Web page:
All is well in the land of Normal. Day off work. Day away from the classroom. Day with a mere two hours of grading vs. 4.5. A day to have a third cup of coffee. A day with a schedule that looks like this:
Nothing about this list is Fearless, the title of this blog post. True. Upon first glance. But the Plan B and the This–the journaling, the chiropractic spinal alignment of my soul–is taking a plunge, taking a step, dreaming, putting myself out there, turning inside out the sweater of my soul, risking judgment, being vulnerable and stepping away from The List, IZ me betting on me. At this age, at this juncture, blogging like youngins do, considering new streams of income, wanting to get involved, make a difference, taking a step toward fulfilling my life’s purpose IZ Fearless.
I’m not sure I’ve mentioned this yet, but two summers ago my youngest daughter and I got bee tattoos. Sweet little web-thin buzzing botanical beasts adorn our forearms. Getting a tattoo is something I NEVER thought I’d do. But I did so because of the symbolism behind the bee–a permanent reminder to take a chance, enjoy the sweetness of life, and to value the importance, the grace, the gift, of being a member of a community. In the past, I’ve always exclusively thought of family as community. But recently, as in the day I opened myself up and started this blog, I realize that community can include like-hearted strangers, folks who are trying, in their own ways–big and small–to make the world better. We need each other. On those crappy days. On those outstanding, snap, crackle, pop everything’s going our way days.
We can do this! Right community? We can make our moments, our days, our lives–our world–better! That’s what this correspondence is about, yes? Gotta step off the train for a minute, put down The List, read a minute and remind ourselves who we are and what we need to do with this precious invention called a day. All the shoulds. All the To-Dos will still be there. Case in point: My best-case scenario List is already behind schedule. Cool. Perfect, given the fact that I am, afterall, the The Master of The List?
I digress: I sidebar. I’m off-task. I tangent to ask: “Of everything on my To-Do List, what exactly IZ my priority today and every day?”
Me Time shouldn’t be Squeeze-it-in-At-the-End-of-the-Day Time. I need to:
I gaze out my 100-year-old kitchen window and am overwhelmed with a sense of gratitude that California’s drought is at bay for now. It’s raining. Today, tomorrow and next week.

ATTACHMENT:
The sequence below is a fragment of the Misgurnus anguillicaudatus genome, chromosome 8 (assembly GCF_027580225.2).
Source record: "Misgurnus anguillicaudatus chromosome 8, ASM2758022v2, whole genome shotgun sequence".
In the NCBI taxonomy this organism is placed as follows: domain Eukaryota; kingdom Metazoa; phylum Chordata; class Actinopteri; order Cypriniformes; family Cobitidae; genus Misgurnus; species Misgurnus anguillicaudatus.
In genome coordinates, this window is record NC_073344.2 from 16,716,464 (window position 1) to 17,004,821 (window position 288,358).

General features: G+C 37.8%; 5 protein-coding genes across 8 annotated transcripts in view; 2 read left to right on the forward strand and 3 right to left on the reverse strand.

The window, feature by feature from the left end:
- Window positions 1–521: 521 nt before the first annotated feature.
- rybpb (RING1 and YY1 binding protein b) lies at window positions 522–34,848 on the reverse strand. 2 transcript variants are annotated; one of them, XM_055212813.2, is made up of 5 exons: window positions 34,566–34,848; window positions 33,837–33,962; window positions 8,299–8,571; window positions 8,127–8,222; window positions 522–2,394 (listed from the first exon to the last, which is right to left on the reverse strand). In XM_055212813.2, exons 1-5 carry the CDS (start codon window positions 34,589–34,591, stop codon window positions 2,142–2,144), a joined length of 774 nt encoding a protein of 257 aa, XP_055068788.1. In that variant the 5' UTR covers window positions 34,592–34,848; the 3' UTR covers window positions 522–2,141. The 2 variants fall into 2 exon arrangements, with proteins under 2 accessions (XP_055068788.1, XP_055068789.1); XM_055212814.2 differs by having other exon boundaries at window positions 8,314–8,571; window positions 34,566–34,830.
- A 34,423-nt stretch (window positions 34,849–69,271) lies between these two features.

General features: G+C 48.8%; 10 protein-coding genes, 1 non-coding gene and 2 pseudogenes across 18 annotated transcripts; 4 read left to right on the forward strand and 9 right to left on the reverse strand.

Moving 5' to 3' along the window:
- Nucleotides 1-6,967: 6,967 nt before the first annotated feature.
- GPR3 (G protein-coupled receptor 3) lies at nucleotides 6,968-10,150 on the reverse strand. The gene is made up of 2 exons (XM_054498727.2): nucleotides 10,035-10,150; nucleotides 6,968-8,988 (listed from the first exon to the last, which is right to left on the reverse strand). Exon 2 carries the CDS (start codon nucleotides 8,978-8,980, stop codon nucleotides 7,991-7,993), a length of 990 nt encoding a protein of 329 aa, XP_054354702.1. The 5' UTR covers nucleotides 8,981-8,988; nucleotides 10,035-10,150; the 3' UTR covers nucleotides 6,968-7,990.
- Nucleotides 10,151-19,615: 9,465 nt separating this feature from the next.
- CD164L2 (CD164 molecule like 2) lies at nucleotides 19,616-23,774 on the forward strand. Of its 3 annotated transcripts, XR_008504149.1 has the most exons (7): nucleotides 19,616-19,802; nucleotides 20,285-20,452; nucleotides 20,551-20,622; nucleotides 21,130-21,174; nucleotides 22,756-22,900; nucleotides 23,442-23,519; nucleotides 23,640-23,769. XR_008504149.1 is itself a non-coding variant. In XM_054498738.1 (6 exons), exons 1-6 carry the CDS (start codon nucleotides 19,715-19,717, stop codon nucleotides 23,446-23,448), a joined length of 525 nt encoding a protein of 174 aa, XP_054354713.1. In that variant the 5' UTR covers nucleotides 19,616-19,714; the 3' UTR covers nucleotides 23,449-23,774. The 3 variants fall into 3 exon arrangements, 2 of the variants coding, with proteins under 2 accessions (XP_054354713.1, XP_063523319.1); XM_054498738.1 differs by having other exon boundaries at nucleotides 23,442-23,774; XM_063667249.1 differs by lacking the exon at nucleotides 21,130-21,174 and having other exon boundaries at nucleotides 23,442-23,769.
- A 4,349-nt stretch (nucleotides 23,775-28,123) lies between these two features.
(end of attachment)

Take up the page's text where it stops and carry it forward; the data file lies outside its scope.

A whipped cream layer of fog blankets the front garden and it comes to me: 25 years ago, when we took a chance and purchased this paint-chipped bungalow, later named Angel Cove Cottage By the Sea, I imagined myself sitting right here, at this very scalloped-edged kitchen table–writing: The Great American Novel. Perhaps. Letters to friends, addressed to Dearheart, most likely.
But busy kids. Divorce. Writing jobs for hire, pursuit of higher education got in my way. The List. Always The List. Once again: Mom died in her 60s. So did Auntie Marji, Carol, Auntie Madge. At some point, hopefully decades from now, my name will be added to The List.
But not today.
It’s my pen, my page, my story. The good part of the novel I never wrote.
And no, I don’t mean the store.
It happened. I gave up on me and gave into giving to others. All the time. My students. My family. Like a tsunami, their voices, their needs, their attention, grabbed my minutes, my hours, my weeks–my months!
I’m not blaming them. It’s my fault. My own doing. I decided to give unto others. But now I’m here, back with you, with me, with my thoughts, with my hopes, dreams, with my potential.
A new year. A new start.
Ahhh, to be healthy of mind, body and soul. Not a NY’s resolution. It has to be my grove, my mantra, a fact of life.
Writing reminds me. So does the sun. So does a cool glass of bubbly on a Sunday afternoon.
So here I begin, again, announcing, to the blogosphere: I’m ready for my life to begin. I think that means I have to retire. But economically it would mean selling my house, buying an RV of some sort, and hitting the road. I fantasize about it all the time; I obsessively hunt online for the perfect Class B RV. I watch full-time RVers’ YouTube channels. It sounds so fun; no worries; new places; new people; an open road ready to explore. But then I think about missing my family–my grandchildren–my city. I think about giving up all of my possessions that I’ve worked so hard to acquire and know that I might miss being surrounded by them. Then I think how great it would be to be free of possessions, to live simply, with meaning and purpose. To be selective. To be mindful. To be surrounded by trees or camp alongside California’s Central Coast while everyone else is working.
Yeh, I have to experience this. I have been fantasizing about it for the last four years.
I don’t want to wait until I’m too old, too sick, to cranky and feeble. I’m at my prime, 62. I have tons of energy, creativity. Now is the time. I think.
I’d give myself a B-. I walked three days this week, said, “No” to something I really didn’t want to do, journaled three times, said “Yes” to going to a play at UCLA with a beloved former colleague, and “No” to my ridiculously ambitious expectation of 12 hours of grading over the weekend. Instead, I spent a mere 5 hours assessing and inputting digits into an online grading program. And now, instead of the millions of other things I could/should be doing, I’m here, with you, seizing control of my day.
Last night, I had a rather deep discussion with my best friend, Jeannie. It was about her being that person who provides a safe landing for me and everyone else. Even when you are wrong or are about to make a bad decision, she has the ability to comfort and accept you. She is unwilling—maybe even unable—to take on the role of “the bad guy” and tell you when you are about to head off the tracks.
I have known Jeannie my entire life; she’s always been this way: kind, supportive, an angel. She gets it from her mom, whom I also adored. Recently, her unconditional acceptance of my daughter’s 101st bad decision caused me to question, “Why?” Jeannie’s like this and “Where her compelling desire to be liked originates?”